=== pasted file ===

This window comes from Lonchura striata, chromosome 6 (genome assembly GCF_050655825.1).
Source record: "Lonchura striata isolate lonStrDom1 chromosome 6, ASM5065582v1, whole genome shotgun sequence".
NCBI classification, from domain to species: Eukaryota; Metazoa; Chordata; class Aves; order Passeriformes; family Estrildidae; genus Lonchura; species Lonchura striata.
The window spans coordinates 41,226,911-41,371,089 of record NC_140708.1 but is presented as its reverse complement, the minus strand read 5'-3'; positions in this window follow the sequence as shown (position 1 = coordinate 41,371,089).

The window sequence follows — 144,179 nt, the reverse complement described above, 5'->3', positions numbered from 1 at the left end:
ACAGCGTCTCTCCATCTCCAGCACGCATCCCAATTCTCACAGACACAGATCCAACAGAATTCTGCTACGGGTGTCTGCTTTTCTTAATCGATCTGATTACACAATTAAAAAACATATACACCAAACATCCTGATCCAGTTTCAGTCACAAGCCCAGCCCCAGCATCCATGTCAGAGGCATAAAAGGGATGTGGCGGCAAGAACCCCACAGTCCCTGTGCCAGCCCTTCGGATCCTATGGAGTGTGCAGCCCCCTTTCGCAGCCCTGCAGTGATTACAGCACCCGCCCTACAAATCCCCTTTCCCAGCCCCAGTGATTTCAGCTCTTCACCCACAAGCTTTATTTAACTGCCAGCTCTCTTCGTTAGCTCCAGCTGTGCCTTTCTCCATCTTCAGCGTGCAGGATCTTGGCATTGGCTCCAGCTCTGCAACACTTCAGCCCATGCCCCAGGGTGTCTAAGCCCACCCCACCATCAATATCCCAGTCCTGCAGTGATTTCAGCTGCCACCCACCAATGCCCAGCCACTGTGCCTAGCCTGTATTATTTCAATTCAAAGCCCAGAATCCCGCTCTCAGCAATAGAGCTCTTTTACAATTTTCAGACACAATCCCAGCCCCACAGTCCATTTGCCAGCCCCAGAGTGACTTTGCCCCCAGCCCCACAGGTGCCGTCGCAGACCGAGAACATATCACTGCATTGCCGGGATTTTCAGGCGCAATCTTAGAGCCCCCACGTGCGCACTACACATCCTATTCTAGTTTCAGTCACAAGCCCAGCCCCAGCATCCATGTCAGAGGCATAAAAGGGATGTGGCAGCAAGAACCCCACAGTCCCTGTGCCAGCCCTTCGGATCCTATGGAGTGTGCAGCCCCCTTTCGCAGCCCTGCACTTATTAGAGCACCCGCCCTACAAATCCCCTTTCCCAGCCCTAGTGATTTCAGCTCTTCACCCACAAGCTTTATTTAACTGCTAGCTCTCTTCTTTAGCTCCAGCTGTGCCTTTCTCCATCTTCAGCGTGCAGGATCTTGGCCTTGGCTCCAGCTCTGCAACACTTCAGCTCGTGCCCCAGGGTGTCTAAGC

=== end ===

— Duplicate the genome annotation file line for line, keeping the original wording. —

This window comes from Lonchura striata, chromosome 6 (genome assembly GCF_050655825.1).
Source record: "Lonchura striata isolate lonStrDom1 chromosome 6, ASM5065582v1, whole genome shotgun sequence".
NCBI classification, from domain to species: Eukaryota; Metazoa; Chordata; class Aves; order Passeriformes; family Estrildidae; genus Lonchura; species Lonchura striata.
The window spans coordinates 41,226,911-41,371,089 of record NC_140708.1 but is presented as its reverse complement, the minus strand read 5'-3'; positions in this window follow the sequence as shown (position 1 = coordinate 41,371,089).

The window sequence follows — 144,179 nt, the reverse complement described above, 5'->3', positions numbered from 1 at the left end:
ACAGCGTCTCTCCATCTCCAGCACGCATCCCAATTCTCACAGACACAGATCCAACAGAATTCTGCTACGGGTGTCTGCTTTTCTTAATCGATCTGATTACACAATTAAAAAACATATACACCAAACATCCTGATCCAGTTTCAGTCACAAGCCCAGCCCCAGCATCCATGTCAGAGGCATAAAAGGGATGTGGCGGCAAGAACCCCACAGTCCCTGTGCCAGCCCTTCGGATCCTATGGAGTGTGCAGCCCCCTTTCGCAGCCCTGCAGTGATTACAGCACCCGCCCTACAAATCCCCTTTCCCAGCCCCAGTGATTTCAGCTCTTCACCCACAAGCTTTATTTAACTGCCAGCTCTCTTCGTTAGCTCCAGCTGTGCCTTTCTCCATCTTCAGCGTGCAGGATCTTGGCATTGGCTCCAGCTCTGCAACACTTCAGCCCATGCCCCAGGGTGTCTAAGCCCACCCCACCATCAATATCCCAGTCCTGCAGTGATTTCAGCTGCCACCCACCAATGCCCAGCCACTGTGCCTAGCCTGTATTATTTCAATTCAAAGCCCAGAATCCCGCTCTCAGCAATAGAGCTCTTTTACAATTTTCAGACACAATCCCAGCCCCACAGTCCATTTGCCAGCCCCAGAGTGACTTTGCCCCCAGCCCCACAGGTGCCGTCGCAGACCGAGAACATATCACTGCATTGCCGGGATTTTCAGGCGCAATCTTAGAGCCCCCACGTGCGCACTACACATCCTATTCTAGTTTCAGTCACAAGCCCAGCCCCAGCATCCATGTCAGAGGCATAAAAGGGATGTGGCAGCAAGAACCCCACAGTCCCTGTGCCAGCCCTTCGGATCCTATGGAGTGTGCAGCCCCCTTTCGCAGCCCTGCACTTATTAGAGCACCCGCCCTACAAATCCCCTTTCCCAGCCCTAGTGATTTCAGCTCTTCACCCACAAGCTTTATTTAACTGCTAGCTCTCTTCTTTAGCTCCAGCTGTGCCTTTCTCCATCTTCAGCGTGCAGGATCTTGGCCTTGGCTCCAGCTCTGCAACACTTCAGCTCGTGCCCCAGGGTGTCTAAGC